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While Namibia already enjoys a stable operating environment and relatively sophisticated financial system, the country is enacting further reforms to build local and regional financing capacity and stimulate new foreign investment flows to its energy and infrastructure sectors.
Compared to the sub-Saharan region, Namibia is home to a highly developed, highly liquid financial system that boasts a large resource pool with the potential to fund its own infrastructure and energy development.
According to the African Development Bank, real GDP in the country is expected to grow by 3.5% by the close of 2023 and 3% in 2024. That said, the COVID-19 pandemic heavily impacted Namibia’s economy – which is export-oriented, trade-dependent and derives a sizable share of its earnings from tourism – resulting in prolonged economic contraction, higher spending, lower revenues and a growing fiscal deficit.
As a result, the country has adopted a tight monetary stance with high interest rates, having raised its main lending rate several times over the past year to curb inflation. To finance the expansion of its energy sector, therefore, Namibia is seeking to attract new investors, engage the local and regional banking sector, and develop innovative financing tools that can ensure long-term and sustainable economic growth.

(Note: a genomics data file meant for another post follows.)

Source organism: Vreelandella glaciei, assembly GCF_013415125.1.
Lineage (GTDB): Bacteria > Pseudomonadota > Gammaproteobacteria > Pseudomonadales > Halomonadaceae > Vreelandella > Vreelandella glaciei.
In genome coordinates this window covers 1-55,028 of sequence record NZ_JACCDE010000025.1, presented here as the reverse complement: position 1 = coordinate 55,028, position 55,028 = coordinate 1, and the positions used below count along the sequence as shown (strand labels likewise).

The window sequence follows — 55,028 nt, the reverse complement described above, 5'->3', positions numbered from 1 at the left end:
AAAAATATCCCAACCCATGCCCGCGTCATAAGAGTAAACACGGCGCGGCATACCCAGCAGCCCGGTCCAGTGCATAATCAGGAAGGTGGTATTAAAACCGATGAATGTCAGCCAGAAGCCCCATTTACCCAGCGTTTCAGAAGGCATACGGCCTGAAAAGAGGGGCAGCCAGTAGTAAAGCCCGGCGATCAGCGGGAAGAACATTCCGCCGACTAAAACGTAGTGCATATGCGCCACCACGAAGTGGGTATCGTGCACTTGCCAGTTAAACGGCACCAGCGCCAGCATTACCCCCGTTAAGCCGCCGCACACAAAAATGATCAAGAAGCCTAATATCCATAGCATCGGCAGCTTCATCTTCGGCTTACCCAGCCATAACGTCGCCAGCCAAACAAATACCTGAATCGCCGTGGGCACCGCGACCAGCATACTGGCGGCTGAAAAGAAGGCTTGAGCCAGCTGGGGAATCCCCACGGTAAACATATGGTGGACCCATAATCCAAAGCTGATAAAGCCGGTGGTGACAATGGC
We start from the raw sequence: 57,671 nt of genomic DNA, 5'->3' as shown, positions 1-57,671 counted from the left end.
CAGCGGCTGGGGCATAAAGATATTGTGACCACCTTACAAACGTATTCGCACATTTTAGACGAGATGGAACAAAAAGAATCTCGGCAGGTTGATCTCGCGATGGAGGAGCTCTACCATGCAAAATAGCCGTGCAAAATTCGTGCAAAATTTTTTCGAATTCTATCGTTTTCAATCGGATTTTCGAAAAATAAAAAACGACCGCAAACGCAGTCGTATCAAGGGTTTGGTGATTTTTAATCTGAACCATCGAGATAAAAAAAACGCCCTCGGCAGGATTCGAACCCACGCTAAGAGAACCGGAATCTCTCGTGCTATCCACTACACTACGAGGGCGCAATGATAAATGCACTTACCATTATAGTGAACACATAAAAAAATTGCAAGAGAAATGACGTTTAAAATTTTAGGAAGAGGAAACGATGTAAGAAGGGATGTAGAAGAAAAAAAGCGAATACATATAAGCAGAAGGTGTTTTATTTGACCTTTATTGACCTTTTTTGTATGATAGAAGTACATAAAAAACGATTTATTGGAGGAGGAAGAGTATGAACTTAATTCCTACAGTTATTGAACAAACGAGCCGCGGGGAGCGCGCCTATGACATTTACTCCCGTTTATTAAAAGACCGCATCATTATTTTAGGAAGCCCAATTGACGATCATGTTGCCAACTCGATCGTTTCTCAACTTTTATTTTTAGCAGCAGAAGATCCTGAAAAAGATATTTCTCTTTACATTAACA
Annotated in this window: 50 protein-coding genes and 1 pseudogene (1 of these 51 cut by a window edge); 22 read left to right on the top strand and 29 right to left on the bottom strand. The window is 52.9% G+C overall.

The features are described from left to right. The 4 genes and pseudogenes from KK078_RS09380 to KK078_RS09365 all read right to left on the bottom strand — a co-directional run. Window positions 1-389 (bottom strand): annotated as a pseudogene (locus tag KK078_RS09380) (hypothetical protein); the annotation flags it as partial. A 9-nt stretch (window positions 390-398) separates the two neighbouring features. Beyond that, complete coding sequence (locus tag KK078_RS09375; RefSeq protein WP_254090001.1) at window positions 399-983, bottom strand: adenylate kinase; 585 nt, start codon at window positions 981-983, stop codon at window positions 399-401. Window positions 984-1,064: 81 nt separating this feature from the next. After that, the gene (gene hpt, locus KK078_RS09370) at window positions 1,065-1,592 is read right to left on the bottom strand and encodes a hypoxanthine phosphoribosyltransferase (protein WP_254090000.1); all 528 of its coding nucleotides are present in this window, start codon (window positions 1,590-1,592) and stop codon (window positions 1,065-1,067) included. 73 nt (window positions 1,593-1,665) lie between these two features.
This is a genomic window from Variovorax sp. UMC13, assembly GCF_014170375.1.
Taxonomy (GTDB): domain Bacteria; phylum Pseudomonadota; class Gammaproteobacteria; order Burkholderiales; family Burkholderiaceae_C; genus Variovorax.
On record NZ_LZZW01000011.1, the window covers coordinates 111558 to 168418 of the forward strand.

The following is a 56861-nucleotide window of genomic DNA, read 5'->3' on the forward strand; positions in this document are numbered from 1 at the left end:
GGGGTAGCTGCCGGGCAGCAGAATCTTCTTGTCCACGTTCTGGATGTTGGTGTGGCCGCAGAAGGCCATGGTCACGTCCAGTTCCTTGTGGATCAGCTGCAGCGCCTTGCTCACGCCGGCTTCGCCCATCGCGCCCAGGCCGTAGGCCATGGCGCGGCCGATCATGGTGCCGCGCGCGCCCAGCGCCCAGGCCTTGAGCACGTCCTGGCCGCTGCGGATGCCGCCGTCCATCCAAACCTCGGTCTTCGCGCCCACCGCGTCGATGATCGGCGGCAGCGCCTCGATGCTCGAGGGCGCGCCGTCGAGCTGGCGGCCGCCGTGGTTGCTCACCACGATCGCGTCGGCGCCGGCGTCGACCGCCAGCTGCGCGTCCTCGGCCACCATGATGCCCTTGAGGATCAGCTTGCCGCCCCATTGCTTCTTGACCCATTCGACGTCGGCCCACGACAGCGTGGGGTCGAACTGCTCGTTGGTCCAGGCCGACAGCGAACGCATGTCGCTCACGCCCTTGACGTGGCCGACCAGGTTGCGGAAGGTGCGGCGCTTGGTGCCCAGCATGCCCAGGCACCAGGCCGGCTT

Financing Energy Sector-Led Growth
In this context, the string of recent hydrocarbon discoveries in Namibia’s Orange Basin – TotalEnergies’ Venus-1 and Shell’s Graff-1, La Rona-1, Jonker-1X and Lesedi-1X – could have a transformative effect on the country’s revenue streams.
While commercial quantities are still being evaluated, the monetization of oil and gas from recent discoveries is anticipated to bring more than $6.5 billion in taxes and royalties alone, create more than 3,600 jobs and potentially double the size of the Namibian economy by 2040.
This would require sizable new investment in exploration, production and associated infrastructure, with Namibia already recording a higher inflow of direct investment in 2022 owing to equity injections for exploration activities, as well as higher retained earnings.
These and more will be unpacked in Energy Capital & Power’s Energy Invest Namibia publication.